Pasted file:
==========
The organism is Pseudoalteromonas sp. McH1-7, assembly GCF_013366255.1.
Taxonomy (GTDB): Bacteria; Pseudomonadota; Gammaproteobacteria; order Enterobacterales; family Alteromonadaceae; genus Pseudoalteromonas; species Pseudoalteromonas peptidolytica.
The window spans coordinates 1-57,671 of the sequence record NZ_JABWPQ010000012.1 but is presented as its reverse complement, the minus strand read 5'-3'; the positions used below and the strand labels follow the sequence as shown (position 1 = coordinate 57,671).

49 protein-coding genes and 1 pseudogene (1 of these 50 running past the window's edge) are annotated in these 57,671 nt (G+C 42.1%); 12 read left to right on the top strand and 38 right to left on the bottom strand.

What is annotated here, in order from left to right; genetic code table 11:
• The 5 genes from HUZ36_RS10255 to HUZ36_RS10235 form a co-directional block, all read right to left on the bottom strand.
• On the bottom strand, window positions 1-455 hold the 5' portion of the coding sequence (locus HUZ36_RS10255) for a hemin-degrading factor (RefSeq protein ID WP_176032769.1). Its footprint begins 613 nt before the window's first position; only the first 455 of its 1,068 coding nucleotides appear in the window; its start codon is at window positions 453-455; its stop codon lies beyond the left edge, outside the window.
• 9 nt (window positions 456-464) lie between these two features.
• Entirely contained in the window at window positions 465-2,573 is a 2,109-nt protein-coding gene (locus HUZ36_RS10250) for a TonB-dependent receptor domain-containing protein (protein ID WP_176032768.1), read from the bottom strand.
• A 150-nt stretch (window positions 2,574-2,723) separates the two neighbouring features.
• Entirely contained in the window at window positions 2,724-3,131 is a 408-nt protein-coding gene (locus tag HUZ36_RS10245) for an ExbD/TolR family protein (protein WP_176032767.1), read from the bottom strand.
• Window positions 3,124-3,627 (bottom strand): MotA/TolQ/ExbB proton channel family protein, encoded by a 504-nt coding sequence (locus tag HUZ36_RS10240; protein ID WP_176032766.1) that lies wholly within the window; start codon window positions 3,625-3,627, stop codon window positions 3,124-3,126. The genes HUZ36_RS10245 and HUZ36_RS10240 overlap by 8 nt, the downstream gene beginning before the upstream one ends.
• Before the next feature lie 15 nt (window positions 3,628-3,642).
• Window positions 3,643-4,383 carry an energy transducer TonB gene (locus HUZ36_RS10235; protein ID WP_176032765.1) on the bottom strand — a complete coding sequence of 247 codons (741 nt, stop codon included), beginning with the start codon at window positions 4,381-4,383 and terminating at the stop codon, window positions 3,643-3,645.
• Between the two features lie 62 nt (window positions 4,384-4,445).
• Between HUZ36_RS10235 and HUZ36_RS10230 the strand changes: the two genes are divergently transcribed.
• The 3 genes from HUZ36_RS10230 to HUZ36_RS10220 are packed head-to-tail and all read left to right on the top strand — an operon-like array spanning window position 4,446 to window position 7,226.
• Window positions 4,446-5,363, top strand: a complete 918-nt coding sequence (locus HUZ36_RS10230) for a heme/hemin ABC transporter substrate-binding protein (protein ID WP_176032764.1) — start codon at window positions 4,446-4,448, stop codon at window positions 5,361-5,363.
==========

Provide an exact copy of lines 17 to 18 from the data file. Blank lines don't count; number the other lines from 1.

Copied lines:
• The 3 genes from HUZ36_RS10230 to HUZ36_RS10220 are packed head-to-tail and all read left to right on the top strand — an operon-like array spanning window position 4,446 to window position 7,226.
• Window positions 4,446-5,363, top strand: a complete 918-nt coding sequence (locus HUZ36_RS10230) for a heme/hemin ABC transporter substrate-binding protein (protein ID WP_176032764.1) — start codon at window positions 4,446-4,448, stop codon at window positions 5,361-5,363.